Oil Spill: The Gathering Storm

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With a tropical storm looking more and more likely to hit the site of BP’s blown well in the Gulf of Mexico, retired Coast Guard Admiral Thad W. Allen made a difficult decision on Thursday night. In the end, however, the evacuation order was given. The rigs and ships involved with the relief well and the containment operations began moving away from the site, seeking shelter from a Tropical Storm Bonnie, which is expected to hit the area some time this weekend. Here’s part of Allen’s statement from Thursday evening:

Due to the risk that Tropical Storm Bonnie poses to the safety of the nearly 2,000 people responding to the BP oil spill at the well site, many of the vessels and rigs will be preparing to move out of harm’s way beginning tonight. This includes the rig drilling the relief well that will ultimately kill the well, as well as other vessels needed for containment. Some of the vessels may be able to remain on site, but we will err on the side of safety.

Based on Allen’s previous statements, once those ships begin evacuating they may not be back for as much as 10 to 14 days. That could have been a disaster—nearly two weeks in which the oil was flowing into the Gulf of Mexico with no containment whatsoever. But today—before he gave the evacuation order—Allen announced that he would allow the well to remain capped even if the control ships observing the operation needed to evacuate because of the weather. That’s key—since BP capped the well and closed the flow of oil a week ago, there’s been doubt about just how controlled that seal is. Government scientists have been keeping a close eye on the well to ensure that the cap wasn’t damaging the integrity of the wellbore—the assumption was that a storm, which would make it impossible to keep constant surveillance on the wellhead, would require Allen to open the cap and restart the flow of oil. “Based on the recommendation of Dr. Steven Chu, Secretary of Energy, and the science team we have determined that if we have to evacuate the site we are prepared to leave the well capped,” Allen said in a briefing Thursday afternoon.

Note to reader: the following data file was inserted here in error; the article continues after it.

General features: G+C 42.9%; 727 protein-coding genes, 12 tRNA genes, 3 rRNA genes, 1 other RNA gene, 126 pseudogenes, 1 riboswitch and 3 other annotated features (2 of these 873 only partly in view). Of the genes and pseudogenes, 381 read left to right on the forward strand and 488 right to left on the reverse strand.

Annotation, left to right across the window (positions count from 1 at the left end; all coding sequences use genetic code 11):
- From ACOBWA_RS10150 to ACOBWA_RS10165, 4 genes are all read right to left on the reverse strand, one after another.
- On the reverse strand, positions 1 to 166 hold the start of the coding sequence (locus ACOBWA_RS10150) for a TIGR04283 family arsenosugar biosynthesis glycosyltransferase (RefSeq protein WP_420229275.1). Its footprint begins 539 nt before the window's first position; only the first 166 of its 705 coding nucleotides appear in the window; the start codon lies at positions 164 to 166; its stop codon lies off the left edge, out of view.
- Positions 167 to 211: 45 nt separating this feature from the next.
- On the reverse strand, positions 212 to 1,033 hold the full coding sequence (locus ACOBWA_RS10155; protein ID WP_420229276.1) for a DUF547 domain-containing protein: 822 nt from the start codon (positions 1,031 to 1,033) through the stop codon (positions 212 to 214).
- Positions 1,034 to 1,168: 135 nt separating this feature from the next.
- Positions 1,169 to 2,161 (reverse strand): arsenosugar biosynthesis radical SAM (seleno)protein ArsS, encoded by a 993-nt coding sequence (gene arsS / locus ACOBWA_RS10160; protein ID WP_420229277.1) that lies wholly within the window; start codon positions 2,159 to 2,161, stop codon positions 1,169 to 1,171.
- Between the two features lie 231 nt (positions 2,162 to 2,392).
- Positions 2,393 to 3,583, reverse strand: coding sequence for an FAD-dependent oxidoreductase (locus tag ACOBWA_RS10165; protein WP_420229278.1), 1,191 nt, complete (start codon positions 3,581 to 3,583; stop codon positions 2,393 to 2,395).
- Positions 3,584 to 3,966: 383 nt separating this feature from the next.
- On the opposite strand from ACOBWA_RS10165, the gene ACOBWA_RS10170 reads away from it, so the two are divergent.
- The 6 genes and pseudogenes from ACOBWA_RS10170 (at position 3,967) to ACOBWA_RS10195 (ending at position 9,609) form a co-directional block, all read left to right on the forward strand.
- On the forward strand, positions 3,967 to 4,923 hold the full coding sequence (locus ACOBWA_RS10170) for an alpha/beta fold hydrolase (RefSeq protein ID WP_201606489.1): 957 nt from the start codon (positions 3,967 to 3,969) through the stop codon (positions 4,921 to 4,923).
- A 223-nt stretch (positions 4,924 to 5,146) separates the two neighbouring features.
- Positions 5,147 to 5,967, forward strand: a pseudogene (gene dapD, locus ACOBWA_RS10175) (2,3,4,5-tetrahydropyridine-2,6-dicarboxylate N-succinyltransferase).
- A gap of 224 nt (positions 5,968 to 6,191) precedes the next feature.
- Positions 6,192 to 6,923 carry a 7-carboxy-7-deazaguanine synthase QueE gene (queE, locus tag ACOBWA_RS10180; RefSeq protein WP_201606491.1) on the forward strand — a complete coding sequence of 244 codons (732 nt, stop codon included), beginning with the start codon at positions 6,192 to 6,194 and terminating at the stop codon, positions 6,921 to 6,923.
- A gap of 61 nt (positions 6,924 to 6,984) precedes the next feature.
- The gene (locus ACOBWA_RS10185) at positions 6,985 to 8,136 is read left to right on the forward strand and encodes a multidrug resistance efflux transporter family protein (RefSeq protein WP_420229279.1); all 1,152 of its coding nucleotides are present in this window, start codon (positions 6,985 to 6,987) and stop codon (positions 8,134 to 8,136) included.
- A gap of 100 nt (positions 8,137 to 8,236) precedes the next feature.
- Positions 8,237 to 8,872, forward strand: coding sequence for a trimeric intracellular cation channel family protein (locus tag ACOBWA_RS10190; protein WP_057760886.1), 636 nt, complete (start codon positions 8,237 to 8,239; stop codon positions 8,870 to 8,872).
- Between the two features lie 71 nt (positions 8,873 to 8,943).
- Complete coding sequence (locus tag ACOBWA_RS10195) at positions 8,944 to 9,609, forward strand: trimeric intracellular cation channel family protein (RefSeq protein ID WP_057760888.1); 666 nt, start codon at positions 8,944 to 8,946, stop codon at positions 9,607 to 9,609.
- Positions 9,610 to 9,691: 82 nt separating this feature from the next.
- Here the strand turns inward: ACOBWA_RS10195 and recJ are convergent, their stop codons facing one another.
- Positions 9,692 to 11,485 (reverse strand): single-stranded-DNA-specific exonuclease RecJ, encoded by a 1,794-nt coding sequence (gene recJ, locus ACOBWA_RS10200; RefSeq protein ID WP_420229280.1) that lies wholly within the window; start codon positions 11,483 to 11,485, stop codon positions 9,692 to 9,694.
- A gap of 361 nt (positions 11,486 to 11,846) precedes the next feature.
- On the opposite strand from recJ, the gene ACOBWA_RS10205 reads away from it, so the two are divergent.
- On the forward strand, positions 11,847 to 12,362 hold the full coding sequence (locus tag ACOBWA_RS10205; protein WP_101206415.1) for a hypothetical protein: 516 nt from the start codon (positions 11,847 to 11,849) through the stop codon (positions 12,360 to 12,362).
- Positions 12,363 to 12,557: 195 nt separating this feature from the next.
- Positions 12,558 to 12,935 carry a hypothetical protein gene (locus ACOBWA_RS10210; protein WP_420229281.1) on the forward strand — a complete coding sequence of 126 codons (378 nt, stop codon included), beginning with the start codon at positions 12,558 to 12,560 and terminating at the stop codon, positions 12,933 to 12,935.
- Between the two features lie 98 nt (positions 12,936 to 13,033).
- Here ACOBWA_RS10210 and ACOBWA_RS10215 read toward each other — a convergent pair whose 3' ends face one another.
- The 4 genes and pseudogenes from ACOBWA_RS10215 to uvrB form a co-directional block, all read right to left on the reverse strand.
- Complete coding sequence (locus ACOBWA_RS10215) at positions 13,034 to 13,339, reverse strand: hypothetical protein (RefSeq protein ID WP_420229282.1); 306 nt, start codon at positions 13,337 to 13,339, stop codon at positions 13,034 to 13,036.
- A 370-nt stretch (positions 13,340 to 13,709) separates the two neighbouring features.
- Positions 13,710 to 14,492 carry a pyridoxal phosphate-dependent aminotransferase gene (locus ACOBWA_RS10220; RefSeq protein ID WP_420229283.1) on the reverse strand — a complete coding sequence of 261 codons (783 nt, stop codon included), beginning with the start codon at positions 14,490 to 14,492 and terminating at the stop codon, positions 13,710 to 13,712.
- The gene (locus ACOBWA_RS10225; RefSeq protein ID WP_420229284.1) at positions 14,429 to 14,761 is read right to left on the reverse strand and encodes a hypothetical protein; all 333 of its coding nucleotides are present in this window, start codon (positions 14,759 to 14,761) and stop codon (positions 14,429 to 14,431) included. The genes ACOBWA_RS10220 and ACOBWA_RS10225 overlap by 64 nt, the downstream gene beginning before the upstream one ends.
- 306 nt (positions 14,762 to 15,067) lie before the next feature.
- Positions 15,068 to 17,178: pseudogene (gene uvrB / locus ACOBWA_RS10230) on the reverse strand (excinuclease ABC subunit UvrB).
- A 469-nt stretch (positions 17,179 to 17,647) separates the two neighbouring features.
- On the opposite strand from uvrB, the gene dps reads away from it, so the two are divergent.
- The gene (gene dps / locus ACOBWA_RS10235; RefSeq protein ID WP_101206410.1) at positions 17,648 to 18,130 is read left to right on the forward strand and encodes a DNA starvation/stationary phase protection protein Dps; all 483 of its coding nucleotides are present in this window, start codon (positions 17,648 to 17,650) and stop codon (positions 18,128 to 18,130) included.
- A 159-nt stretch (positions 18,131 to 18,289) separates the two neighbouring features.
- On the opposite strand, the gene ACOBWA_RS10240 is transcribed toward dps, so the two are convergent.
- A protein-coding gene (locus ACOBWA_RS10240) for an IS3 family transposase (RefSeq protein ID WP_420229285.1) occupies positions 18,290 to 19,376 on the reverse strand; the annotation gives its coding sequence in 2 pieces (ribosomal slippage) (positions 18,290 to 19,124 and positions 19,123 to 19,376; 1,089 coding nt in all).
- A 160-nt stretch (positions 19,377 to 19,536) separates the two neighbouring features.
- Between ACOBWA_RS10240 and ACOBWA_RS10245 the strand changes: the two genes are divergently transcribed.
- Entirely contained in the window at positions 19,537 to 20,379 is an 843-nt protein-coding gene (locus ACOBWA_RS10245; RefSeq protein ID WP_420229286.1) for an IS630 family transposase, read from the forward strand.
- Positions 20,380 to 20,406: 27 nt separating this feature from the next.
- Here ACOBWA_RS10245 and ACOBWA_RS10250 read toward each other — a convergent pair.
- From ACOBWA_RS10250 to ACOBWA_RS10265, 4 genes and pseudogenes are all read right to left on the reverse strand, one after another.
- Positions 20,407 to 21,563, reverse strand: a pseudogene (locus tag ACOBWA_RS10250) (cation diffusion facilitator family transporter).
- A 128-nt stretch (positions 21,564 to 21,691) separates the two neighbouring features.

That means that as long as the well cap works, no additional oil will flow into the Gulf while the ships involved in the containment process are moved into a safe harbor. Work on the relief well—designed as the final solution to the spill—will be affected, and will likely be set back as long as two weeks. “We had expected to intersect the well by the end of July,” BP senior vice president Kent Wells said in a briefing on Thursday. “But with the weather, it may be more like the middle of August.”

Still, as long as the well remained capped, a delayed relief well won’t make a difference for the total cleanup effort. And once the weather clears, Allen as effectively given the go-ahead for the static kill, which would involve pumping mud and concrete into the well directly through the cap at the seafloor.  But the weather will impact the cleanup efforts closer to the shore. During the last tropical storm, which missed the well site but did hit northern Mexico, the sea levels rose enough to make skimming and other forms of oil cleanup impossible. That will certainly be true this time, and a hard storm could even push oil from the shoreline further into the wetlands of Louisiana, spreading the damage that has been limited to the coast so far. The good news is that with the well now capped for a full week, responders are reporting far less oil in the water, which means less risk to the wetlands. The bad news is the oil is still out there—and we don’t really know how it would react to a true tropical storm. We’ll find out soon enough.